Friday, October 21, 2016

Exotic South Pacific

Wall Art In Port Vila
We stopped yesterday in Port Vila, Vanuatu. To be honest, it was a little disappointing. You sort of expect an exotic South Pacific island to be Interesting, exciting and well,  . . . exotic. It really was none of these.

To start, the cruise ship docked at the container pier. Of course this makes sense, on these islands they do not have the infrastructure of large cities, so you build one facility to accommodate large ships and the cruise ships have to share with the freighters and container ships. The downside of this is that in most cases these container piers are stuck on the outskirts of the towns and you need to find a way into town.
Port Vila Shops
Here is Port Vila you have a choice. You can take one of the many mini-van taxis or you can take a water taxi. We elected to go with friends and take a regular taxi into town and then a water taxi back. These 2000 cruise passengers are a much-needed boost to the local economy, and there is a lot of competition for customers. I was sent out in advance to navigate the throngs of eager transport operators and negotiate a price. I discovered that the water taxis were simple, a set price of $5 each, and they don’t actually care if you use US or Australian dollars. The Mini-van taxis were more negotiable, and I got prices initially from $20 per person to $5. The difference here is that they want to get you into the vehicle so they can begin to sell you on a complete “Island Tour”. Since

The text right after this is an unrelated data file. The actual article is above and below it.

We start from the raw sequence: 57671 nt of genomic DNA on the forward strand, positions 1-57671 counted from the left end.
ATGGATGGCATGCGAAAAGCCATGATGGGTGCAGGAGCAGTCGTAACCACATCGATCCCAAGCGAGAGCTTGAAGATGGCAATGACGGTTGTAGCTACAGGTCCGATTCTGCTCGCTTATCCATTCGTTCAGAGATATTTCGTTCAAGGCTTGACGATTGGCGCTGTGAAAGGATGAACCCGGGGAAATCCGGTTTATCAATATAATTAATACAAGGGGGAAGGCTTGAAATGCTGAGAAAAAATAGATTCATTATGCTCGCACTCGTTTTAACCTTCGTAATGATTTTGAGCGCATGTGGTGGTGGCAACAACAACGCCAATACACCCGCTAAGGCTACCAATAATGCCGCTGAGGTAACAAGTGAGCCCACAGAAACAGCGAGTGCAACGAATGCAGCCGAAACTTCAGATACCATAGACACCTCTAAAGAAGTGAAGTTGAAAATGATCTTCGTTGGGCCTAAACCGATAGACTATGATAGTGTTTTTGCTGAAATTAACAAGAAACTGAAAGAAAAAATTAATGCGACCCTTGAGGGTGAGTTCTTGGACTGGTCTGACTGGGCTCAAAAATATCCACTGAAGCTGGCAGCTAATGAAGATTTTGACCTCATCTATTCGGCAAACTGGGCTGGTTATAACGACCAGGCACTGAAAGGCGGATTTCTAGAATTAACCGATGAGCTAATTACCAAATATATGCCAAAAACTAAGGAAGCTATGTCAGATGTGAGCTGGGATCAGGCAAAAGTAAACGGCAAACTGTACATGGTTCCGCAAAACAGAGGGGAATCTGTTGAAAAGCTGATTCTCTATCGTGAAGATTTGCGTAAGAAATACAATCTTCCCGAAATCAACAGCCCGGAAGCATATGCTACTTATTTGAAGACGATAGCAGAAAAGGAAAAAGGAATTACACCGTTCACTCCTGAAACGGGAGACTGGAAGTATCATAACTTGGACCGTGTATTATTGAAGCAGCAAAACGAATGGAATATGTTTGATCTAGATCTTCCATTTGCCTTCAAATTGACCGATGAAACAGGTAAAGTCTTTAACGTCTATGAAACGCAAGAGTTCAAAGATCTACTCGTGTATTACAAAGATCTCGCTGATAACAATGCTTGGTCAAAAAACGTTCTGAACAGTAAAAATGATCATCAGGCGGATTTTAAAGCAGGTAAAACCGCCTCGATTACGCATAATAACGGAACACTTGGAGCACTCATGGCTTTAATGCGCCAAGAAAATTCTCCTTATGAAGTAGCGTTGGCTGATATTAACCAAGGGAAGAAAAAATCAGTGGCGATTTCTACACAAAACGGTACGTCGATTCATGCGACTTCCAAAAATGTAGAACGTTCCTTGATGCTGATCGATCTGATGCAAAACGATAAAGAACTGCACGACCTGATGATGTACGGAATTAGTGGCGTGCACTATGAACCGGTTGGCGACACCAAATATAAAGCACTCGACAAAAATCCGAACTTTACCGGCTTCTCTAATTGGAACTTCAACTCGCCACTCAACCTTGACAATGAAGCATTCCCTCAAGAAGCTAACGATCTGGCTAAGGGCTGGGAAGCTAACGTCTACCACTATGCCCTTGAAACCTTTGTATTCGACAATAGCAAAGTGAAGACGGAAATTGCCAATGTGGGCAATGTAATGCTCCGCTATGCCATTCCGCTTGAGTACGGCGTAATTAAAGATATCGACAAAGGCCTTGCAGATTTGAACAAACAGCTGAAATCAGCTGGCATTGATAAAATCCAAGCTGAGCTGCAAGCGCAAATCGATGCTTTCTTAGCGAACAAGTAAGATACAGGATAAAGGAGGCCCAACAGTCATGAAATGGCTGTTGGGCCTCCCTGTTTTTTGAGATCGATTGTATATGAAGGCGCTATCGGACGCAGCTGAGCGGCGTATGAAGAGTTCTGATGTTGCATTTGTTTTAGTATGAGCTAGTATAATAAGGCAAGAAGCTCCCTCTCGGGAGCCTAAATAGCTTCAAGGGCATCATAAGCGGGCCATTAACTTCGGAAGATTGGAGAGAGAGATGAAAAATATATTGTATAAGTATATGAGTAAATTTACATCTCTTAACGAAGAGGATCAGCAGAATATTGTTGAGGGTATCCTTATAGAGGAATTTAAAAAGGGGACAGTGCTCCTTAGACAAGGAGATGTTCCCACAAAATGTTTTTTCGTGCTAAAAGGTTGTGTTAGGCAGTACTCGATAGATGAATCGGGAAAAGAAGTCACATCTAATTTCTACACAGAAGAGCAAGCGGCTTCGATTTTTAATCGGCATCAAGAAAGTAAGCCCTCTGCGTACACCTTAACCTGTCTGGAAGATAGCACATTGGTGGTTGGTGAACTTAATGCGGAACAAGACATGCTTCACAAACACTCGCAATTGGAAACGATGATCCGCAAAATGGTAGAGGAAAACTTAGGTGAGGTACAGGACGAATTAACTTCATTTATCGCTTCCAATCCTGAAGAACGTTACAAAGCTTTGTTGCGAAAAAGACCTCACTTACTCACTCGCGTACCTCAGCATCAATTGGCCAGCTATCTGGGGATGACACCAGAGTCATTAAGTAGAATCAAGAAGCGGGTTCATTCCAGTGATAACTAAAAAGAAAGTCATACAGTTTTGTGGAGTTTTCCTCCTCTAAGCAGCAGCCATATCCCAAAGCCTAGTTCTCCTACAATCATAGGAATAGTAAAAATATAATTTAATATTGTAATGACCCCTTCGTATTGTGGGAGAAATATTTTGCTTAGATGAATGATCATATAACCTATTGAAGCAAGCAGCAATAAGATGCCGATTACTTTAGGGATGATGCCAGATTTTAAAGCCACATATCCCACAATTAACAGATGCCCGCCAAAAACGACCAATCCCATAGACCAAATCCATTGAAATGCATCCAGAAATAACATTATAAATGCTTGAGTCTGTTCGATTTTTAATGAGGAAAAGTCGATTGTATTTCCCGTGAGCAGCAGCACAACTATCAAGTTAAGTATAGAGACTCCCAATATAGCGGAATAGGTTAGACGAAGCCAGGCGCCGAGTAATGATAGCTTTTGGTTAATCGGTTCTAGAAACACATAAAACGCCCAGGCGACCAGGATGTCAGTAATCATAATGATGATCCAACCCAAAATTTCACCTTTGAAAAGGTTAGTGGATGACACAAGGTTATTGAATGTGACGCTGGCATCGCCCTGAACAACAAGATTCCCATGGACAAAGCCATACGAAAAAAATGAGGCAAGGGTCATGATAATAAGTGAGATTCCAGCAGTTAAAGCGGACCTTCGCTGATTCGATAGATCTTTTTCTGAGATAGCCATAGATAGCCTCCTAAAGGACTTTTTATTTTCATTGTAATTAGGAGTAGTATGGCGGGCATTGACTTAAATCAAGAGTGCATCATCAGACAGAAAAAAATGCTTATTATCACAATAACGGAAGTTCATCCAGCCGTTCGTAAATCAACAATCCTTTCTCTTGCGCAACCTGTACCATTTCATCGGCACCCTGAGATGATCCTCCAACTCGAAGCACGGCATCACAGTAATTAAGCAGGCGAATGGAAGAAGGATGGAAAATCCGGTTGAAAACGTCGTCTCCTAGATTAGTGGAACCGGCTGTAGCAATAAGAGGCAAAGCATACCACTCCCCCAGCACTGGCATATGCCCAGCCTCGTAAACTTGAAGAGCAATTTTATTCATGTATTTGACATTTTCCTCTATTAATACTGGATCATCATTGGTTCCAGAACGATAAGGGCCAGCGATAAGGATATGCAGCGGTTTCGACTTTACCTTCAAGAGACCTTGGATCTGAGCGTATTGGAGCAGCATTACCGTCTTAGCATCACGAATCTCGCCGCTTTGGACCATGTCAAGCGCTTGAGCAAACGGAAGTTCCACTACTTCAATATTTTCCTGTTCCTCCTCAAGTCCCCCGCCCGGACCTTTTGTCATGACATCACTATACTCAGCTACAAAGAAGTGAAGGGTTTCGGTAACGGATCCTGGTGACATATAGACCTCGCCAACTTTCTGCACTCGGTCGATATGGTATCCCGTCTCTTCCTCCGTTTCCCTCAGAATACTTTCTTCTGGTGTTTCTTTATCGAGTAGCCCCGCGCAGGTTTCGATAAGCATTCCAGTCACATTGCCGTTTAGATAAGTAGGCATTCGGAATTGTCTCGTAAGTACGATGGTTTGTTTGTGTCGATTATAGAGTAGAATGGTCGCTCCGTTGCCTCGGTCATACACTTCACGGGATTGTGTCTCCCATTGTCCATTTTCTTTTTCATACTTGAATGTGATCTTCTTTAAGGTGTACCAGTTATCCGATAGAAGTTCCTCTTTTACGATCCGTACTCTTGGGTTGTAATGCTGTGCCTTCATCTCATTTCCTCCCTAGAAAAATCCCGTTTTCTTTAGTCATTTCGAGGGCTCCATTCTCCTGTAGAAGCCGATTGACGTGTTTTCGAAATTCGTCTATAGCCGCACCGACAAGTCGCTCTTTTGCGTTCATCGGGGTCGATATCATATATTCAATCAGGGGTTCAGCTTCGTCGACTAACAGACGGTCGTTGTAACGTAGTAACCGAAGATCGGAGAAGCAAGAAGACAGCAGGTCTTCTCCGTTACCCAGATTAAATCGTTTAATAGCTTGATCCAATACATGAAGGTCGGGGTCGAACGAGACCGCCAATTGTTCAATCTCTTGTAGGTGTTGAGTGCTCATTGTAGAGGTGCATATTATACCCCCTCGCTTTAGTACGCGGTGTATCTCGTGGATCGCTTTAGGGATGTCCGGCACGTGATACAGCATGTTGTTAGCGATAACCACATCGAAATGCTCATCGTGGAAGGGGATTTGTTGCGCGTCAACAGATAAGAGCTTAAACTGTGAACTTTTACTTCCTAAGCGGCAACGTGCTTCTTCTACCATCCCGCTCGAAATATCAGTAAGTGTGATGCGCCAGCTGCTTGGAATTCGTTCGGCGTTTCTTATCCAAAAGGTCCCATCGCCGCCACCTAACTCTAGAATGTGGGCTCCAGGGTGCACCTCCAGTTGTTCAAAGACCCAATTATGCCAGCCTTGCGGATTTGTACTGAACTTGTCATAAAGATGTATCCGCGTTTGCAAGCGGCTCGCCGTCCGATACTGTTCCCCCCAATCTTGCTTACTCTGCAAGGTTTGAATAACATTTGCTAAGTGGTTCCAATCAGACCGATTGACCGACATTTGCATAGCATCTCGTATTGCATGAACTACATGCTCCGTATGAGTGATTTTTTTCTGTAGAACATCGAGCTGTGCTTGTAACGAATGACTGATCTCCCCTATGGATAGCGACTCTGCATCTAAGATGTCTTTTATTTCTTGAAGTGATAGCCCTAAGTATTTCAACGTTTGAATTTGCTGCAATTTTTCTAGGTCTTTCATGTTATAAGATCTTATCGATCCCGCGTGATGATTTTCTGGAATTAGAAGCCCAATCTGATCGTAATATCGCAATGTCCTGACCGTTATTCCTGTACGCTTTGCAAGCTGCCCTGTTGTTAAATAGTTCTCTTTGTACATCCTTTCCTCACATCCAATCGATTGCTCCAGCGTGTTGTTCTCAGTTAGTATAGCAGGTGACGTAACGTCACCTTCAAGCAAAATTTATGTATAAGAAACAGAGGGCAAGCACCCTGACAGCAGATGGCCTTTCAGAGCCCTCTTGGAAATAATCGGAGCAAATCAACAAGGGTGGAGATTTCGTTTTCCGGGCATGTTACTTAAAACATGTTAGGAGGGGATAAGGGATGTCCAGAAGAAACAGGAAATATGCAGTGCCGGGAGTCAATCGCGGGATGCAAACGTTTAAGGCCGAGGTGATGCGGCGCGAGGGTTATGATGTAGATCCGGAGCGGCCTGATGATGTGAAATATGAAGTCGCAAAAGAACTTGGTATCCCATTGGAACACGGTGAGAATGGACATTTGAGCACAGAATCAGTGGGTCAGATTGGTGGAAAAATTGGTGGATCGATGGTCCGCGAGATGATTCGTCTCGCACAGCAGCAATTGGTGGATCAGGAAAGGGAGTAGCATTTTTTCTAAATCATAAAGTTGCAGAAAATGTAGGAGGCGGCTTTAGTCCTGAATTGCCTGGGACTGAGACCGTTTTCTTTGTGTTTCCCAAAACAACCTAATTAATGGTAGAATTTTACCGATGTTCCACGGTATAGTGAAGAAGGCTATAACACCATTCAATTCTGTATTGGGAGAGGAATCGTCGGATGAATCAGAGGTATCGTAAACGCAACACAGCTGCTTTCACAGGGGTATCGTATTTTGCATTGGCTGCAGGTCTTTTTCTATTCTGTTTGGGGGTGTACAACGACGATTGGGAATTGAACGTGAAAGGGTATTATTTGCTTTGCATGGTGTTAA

Cyclone Damage
most people get into the taxis to go downtown, they begin by telling you how boring the town is and how many interesting things you can see on their “Tour”. I ended up doing very well, getting a ride into town for all four of us for only $10. Even though our friends had already booked a tour with the ship (terribly overprized according to our driver) he continued to sell us on the possibility of taking a tour, but he was friendly and a good driver. A 10 minute drive deposited us safely downtown where we discovered that most of the local information about the town was accurate – it wasn’t much, lots of tourist shops, a market, and a few dodgy drinking establishments. After looking for a spot with decent WiFi we gave up and settled on a place serving local beer.

Water Taxi
We took a water taxi back to the boat. All these boats are the same, a fiberglass open boat about 20 feet long with an outboard motor. They put 12 people in the boat sitting on wooden benches. One passenger asked about life jackets and I suggested that the loose pieces of plywood serving as a floor would keep her buoyant for a while. She shrugged her shoulders and said “All part of the adventure I suppose.” On the way back to the boat we saw some evidence of the destruction caused by a recent cyclone as we passed an island that was littered with sunken and damaged boats that had been tossed ashore in the storm.

Although interesting, certainly not the exotic South Pacific Island I had expected, but at least Port Vila did not have a MacDonald’s.

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